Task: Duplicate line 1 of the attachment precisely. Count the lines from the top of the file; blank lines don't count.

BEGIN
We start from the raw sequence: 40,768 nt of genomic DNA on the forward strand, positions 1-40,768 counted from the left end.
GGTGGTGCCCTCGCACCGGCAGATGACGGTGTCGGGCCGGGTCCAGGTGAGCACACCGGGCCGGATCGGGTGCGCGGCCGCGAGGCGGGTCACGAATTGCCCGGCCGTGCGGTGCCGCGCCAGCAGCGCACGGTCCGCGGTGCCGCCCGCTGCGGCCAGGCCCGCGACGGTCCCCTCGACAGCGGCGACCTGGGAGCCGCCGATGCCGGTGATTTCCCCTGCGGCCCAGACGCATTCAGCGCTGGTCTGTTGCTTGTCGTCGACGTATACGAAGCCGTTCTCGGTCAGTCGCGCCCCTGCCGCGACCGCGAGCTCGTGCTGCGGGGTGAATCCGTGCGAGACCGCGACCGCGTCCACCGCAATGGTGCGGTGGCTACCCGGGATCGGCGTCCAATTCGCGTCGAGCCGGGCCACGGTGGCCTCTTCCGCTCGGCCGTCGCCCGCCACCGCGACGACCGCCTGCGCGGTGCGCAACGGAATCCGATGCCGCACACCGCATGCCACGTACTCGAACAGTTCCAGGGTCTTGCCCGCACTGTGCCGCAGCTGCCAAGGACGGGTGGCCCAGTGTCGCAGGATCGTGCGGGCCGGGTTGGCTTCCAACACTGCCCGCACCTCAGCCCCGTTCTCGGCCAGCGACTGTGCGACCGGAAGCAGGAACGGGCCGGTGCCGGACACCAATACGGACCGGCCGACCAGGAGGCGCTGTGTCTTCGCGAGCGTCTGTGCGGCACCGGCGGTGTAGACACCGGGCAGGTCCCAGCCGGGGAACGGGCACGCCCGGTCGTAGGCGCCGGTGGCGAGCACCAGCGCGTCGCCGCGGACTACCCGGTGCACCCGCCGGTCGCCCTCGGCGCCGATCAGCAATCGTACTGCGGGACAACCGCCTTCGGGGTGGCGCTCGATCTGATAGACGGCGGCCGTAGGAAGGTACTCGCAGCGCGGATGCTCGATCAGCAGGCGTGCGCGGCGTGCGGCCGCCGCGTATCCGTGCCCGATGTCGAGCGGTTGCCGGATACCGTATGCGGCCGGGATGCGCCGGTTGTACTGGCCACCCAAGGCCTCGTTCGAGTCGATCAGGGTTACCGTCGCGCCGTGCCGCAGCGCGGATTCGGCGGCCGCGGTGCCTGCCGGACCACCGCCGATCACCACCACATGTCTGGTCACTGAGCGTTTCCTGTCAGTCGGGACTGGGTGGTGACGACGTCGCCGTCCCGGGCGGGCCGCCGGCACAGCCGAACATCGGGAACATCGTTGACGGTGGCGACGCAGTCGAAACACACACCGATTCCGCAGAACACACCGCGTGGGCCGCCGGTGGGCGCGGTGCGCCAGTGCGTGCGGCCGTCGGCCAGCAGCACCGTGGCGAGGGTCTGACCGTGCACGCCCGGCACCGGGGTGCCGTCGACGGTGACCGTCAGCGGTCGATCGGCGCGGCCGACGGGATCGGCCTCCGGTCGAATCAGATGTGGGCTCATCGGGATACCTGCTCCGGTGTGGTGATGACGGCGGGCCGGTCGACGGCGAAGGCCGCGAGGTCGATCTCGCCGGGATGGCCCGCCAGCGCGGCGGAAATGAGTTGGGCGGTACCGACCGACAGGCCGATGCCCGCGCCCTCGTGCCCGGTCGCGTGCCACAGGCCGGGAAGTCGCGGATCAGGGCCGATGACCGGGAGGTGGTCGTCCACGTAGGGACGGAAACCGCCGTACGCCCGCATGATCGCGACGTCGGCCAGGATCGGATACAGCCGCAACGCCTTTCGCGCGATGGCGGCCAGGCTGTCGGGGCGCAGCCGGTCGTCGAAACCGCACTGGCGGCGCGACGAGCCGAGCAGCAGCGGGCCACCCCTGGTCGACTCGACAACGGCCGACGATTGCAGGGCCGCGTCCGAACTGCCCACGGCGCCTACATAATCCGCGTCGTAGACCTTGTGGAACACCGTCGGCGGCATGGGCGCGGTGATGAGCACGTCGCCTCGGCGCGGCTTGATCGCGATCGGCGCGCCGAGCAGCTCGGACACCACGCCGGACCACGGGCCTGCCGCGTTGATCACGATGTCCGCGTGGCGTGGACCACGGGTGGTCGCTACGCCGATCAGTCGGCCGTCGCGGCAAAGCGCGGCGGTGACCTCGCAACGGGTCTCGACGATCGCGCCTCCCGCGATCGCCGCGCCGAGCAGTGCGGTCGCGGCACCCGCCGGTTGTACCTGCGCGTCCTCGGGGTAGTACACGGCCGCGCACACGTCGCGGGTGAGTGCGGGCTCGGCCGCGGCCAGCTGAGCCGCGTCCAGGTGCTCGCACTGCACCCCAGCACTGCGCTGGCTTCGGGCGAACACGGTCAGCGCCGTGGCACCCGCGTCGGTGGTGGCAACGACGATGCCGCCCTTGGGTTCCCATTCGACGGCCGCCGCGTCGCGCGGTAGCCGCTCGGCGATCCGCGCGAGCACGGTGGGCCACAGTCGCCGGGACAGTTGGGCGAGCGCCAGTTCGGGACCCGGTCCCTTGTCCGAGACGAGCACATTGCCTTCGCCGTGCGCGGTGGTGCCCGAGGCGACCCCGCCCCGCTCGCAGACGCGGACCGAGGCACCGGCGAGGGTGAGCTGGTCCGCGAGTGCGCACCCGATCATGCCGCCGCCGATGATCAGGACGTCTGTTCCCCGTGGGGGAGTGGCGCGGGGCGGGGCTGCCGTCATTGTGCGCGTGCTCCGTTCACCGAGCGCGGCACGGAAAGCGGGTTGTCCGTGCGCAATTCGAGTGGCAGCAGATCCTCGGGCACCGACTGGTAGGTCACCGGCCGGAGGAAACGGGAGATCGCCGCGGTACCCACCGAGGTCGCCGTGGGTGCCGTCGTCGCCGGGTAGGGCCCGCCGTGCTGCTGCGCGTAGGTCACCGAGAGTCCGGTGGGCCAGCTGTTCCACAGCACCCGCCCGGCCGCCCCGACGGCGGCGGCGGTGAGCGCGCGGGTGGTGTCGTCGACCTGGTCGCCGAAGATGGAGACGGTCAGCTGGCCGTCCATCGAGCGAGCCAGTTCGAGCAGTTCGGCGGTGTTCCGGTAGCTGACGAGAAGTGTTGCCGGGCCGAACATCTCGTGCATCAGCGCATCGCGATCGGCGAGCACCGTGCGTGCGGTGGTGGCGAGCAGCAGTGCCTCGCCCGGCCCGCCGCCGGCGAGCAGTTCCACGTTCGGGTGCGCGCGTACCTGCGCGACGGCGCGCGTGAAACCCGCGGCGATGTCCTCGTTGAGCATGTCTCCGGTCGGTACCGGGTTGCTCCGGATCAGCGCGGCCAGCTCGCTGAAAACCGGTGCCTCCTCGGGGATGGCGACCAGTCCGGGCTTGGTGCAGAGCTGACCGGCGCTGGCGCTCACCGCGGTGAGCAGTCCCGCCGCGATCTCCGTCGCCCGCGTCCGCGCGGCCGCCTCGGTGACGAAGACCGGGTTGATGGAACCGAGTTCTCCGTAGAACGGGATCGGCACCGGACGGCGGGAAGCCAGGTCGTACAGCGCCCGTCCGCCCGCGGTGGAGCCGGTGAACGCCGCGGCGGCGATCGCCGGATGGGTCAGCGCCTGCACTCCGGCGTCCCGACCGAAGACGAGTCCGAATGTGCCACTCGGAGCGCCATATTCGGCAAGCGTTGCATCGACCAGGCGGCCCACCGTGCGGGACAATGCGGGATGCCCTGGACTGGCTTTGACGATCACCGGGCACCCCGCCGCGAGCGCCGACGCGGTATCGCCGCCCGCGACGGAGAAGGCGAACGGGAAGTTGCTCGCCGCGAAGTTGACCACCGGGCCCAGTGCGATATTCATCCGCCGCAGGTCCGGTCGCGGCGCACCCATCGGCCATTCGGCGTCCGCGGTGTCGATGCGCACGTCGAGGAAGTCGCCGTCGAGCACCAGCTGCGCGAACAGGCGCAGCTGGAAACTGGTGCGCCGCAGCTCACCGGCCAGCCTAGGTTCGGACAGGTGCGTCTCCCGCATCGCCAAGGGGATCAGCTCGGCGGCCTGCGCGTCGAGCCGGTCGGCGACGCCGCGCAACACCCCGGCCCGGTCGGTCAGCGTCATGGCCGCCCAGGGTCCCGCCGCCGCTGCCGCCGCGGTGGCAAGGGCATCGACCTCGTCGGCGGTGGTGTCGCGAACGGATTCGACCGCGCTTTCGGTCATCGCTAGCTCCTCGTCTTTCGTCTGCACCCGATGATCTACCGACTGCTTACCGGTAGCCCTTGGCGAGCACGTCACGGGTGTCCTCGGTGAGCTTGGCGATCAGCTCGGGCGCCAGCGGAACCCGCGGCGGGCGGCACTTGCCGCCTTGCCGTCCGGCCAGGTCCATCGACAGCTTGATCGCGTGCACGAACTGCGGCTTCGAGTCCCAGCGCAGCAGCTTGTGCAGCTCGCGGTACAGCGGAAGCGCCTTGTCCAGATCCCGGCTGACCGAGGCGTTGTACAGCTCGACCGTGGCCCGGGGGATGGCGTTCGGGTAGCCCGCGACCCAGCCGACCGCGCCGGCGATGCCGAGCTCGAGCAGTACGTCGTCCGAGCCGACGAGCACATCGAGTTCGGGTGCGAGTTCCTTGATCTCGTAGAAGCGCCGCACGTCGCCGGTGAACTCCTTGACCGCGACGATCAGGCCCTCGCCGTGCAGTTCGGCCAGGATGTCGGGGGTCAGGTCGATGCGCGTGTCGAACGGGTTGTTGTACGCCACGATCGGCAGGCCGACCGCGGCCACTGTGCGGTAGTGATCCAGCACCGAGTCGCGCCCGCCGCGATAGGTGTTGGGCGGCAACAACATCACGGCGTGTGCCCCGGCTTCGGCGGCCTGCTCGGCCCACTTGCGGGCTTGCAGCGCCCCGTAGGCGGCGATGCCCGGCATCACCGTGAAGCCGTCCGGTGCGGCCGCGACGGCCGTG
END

We start from the raw sequence: 40,768 nt of genomic DNA on the forward strand, positions 1-40,768 counted from the left end.